Manuel Casa Branca

Heres a piece from my colleagues and friends blog the artist and painter Manuel Casa Branca drawn just below Hurst Green.

Da visita ao Ribble Valley/Lancashire guiado pelo colega e amigo Rob Miller resultaram vários desenhos no Diário Gráfico/Caderno de Campo. Mas também resultaram frutos da conversa que fomos tendo ao longo do rio sobre a paisagem e sobre as teorias de Jonh Ruskin. este processo de contacto com a paisagem iglesa e as suas características foram fundamentais para compreender o livro que ando a ler há uns meses deste teórico da arte e aguarelista – The Elements of Drawing. este livro foi publicado pela primeira vez em 1857 e influenciou Monet e Seurat para os fundamentos teóricos do Impressionismo e do Pontilhismo/Divisionismo, respectivamente. Ruskin também andou por ali, e foi baseado nesta paisagem e nos percursos que fez na companhia da raínha Vitória de Inglaterra que determinou qual a unidade de paisagem representativa do ideal Inglês. Concerteza uma atitude pós-romântica que juntamente com as suas práticas e teorias do Naturalismo e ajudaram a anunciar o Impressionismo.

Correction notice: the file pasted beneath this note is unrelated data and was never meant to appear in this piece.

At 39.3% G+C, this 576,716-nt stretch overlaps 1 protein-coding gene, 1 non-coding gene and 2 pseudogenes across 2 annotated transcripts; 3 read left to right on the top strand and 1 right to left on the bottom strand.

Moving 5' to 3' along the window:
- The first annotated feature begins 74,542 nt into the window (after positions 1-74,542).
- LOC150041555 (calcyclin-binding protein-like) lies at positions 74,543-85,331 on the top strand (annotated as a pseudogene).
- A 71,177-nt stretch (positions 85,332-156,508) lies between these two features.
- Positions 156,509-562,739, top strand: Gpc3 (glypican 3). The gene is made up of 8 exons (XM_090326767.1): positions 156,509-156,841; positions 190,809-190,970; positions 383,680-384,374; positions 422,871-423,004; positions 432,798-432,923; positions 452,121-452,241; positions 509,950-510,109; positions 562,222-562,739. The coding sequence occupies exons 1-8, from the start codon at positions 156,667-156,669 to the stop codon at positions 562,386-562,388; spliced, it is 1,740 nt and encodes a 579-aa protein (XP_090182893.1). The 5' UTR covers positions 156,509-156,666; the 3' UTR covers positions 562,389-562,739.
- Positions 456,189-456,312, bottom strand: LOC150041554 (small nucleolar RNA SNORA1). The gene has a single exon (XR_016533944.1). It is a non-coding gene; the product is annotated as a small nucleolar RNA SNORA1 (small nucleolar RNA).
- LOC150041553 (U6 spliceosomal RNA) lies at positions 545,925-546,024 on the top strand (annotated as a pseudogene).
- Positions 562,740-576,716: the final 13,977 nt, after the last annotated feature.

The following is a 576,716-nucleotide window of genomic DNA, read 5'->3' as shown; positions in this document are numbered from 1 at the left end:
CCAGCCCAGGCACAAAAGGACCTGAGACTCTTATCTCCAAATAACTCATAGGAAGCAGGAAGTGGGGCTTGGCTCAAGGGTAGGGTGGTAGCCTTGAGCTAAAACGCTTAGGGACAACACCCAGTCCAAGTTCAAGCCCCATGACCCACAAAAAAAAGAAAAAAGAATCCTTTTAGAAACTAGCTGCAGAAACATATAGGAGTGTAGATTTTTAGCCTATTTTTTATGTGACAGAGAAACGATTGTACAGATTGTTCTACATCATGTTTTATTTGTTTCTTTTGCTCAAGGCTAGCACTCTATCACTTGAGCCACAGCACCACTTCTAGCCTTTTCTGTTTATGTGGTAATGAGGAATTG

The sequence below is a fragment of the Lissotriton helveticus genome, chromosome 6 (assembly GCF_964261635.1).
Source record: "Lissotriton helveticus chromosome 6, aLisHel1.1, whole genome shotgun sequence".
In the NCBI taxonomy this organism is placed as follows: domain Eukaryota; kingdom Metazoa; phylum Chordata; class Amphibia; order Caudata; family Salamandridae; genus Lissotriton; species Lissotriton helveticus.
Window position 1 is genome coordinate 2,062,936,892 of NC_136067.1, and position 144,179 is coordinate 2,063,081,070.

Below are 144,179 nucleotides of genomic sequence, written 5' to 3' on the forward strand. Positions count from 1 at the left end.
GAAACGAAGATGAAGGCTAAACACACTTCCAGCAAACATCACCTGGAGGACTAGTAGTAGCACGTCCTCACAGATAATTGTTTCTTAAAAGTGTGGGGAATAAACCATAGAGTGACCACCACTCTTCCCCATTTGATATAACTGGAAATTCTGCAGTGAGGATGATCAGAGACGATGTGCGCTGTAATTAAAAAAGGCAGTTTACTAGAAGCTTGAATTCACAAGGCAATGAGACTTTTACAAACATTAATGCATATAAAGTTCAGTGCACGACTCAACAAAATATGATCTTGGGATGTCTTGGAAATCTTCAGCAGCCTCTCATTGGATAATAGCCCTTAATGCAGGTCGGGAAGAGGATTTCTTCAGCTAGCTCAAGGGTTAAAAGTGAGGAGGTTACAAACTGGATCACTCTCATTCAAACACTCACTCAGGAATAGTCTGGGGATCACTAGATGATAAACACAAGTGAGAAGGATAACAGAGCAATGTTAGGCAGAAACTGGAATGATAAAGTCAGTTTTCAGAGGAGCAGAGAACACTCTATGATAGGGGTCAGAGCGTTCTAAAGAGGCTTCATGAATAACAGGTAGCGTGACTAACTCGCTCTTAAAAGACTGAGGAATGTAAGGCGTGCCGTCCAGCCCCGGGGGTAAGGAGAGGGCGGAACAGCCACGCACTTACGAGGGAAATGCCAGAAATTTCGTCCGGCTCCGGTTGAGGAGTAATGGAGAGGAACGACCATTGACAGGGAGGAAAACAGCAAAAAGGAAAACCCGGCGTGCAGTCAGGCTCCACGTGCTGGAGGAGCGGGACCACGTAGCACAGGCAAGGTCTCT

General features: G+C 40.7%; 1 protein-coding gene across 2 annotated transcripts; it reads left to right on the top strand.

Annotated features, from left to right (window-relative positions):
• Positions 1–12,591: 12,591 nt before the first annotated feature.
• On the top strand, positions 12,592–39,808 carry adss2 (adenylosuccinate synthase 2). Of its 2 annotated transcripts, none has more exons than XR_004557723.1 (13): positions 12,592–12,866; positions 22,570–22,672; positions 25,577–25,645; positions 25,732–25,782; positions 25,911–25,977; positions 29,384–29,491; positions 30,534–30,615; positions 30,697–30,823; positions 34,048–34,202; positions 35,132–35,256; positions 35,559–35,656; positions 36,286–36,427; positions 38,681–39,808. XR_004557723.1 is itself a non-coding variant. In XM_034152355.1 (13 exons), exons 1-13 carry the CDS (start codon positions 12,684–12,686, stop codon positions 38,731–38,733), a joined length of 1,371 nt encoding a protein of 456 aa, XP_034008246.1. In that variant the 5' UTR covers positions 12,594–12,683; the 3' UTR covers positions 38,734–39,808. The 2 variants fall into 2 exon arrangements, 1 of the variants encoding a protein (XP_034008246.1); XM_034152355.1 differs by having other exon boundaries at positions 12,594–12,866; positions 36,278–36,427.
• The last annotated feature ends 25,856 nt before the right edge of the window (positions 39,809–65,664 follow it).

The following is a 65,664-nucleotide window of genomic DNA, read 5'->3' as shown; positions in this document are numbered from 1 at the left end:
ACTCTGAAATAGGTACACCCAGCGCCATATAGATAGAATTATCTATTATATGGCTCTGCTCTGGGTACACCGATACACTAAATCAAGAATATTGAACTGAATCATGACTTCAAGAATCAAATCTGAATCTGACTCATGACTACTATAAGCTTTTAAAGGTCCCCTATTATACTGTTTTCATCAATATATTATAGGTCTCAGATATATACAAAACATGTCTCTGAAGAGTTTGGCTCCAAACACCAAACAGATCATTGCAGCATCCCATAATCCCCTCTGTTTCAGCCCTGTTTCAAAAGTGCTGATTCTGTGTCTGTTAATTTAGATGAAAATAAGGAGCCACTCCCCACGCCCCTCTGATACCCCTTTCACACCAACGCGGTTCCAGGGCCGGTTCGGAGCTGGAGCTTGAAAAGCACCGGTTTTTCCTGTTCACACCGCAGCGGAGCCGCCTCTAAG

The visit to the Ribble Valley / Lancashire led by colleague and friend Rob Miller led several drawings in the Sketchbook. But also resulted fruits of that conversation we were having along the river on the landscape and on the theories of John Ruskin. this process of contact with the English landscape and their characteristics were essential to understand the book that I've read a few months of this watercolor artist and art theorist - The Elements of Drawing. this book was first published in 1857 and influenced Monet and Seurat to the theoretical foundations of Impressionism and Pointillism / Divisionism respectively. Ruskin also walked around, and was based on this landscape and rides that made with the company of Queen Victoria of England, who determined that the unit representing the ideal English landscape. Clearly a post-Romantic attitude that, together with its Naturalistic practices and theories helped to announce Impressionism.

Dentdale original sketch/drawings by Rob Miller

Upper Dentdale
Drawing Charcoal and Ink
Rob Miller
Scow Dentdale
Drawing Charcoal and Ink
Rob Miller
This is the second Dale that Ive been attracted to work in. Like Roeburndale, Dentdale is a Lancashire |Yorkshire hidden gem with a quickly changing 19th/20th century history. I've posted below an article that I've cut and pasted from a Yorkshire Paper and is a good read.... Im not sure which paper it came from, but the reporter is John Woodcock..